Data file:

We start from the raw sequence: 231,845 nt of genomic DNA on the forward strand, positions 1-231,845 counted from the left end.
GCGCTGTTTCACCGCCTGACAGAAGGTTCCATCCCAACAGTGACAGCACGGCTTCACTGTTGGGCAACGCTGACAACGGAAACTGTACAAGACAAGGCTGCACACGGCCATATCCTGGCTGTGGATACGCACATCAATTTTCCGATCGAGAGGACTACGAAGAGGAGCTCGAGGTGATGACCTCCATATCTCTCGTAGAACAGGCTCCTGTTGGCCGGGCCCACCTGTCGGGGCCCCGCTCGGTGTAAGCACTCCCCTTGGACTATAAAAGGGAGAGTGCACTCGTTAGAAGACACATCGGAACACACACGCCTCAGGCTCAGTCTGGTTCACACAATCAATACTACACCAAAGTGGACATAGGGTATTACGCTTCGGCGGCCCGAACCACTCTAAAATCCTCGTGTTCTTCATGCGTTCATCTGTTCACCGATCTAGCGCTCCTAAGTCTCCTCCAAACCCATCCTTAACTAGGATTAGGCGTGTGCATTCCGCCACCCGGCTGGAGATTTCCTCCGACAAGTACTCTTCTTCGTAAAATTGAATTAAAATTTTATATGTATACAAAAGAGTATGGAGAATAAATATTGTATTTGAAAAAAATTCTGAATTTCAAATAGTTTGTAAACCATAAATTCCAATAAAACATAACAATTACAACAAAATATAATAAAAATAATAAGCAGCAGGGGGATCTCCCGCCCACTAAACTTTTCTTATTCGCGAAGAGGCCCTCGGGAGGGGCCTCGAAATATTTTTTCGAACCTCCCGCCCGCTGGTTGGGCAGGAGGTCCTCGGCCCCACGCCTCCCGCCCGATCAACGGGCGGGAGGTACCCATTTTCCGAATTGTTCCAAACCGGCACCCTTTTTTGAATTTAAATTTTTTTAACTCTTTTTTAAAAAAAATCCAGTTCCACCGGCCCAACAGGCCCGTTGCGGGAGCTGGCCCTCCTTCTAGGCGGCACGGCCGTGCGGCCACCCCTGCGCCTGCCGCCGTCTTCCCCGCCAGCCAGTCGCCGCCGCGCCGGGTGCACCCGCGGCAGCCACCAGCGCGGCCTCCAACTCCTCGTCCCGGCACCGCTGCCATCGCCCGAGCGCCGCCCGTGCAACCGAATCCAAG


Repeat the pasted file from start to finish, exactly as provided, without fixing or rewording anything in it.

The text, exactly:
We start from the raw sequence: 231,845 nt of genomic DNA on the forward strand, positions 1-231,845 counted from the left end.
GCGCTGTTTCACCGCCTGACAGAAGGTTCCATCCCAACAGTGACAGCACGGCTTCACTGTTGGGCAACGCTGACAACGGAAACTGTACAAGACAAGGCTGCACACGGCCATATCCTGGCTGTGGATACGCACATCAATTTTCCGATCGAGAGGACTACGAAGAGGAGCTCGAGGTGATGACCTCCATATCTCTCGTAGAACAGGCTCCTGTTGGCCGGGCCCACCTGTCGGGGCCCCGCTCGGTGTAAGCACTCCCCTTGGACTATAAAAGGGAGAGTGCACTCGTTAGAAGACACATCGGAACACACACGCCTCAGGCTCAGTCTGGTTCACACAATCAATACTACACCAAAGTGGACATAGGGTATTACGCTTCGGCGGCCCGAACCACTCTAAAATCCTCGTGTTCTTCATGCGTTCATCTGTTCACCGATCTAGCGCTCCTAAGTCTCCTCCAAACCCATCCTTAACTAGGATTAGGCGTGTGCATTCCGCCACCCGGCTGGAGATTTCCTCCGACAAGTACTCTTCTTCGTAAAATTGAATTAAAATTTTATATGTATACAAAAGAGTATGGAGAATAAATATTGTATTTGAAAAAAATTCTGAATTTCAAATAGTTTGTAAACCATAAATTCCAATAAAACATAACAATTACAACAAAATATAATAAAAATAATAAGCAGCAGGGGGATCTCCCGCCCACTAAACTTTTCTTATTCGCGAAGAGGCCCTCGGGAGGGGCCTCGAAATATTTTTTCGAACCTCCCGCCCGCTGGTTGGGCAGGAGGTCCTCGGCCCCACGCCTCCCGCCCGATCAACGGGCGGGAGGTACCCATTTTCCGAATTGTTCCAAACCGGCACCCTTTTTTGAATTTAAATTTTTTTAACTCTTTTTTAAAAAAAATCCAGTTCCACCGGCCCAACAGGCCCGTTGCGGGAGCTGGCCCTCCTTCTAGGCGGCACGGCCGTGCGGCCACCCCTGCGCCTGCCGCCGTCTTCCCCGCCAGCCAGTCGCCGCCGCGCCGGGTGCACCCGCGGCAGCCACCAGCGCGGCCTCCAACTCCTCGTCCCGGCACCGCTGCCATCGCCCGAGCGCCGCCCGTGCAACCGAATCCAAG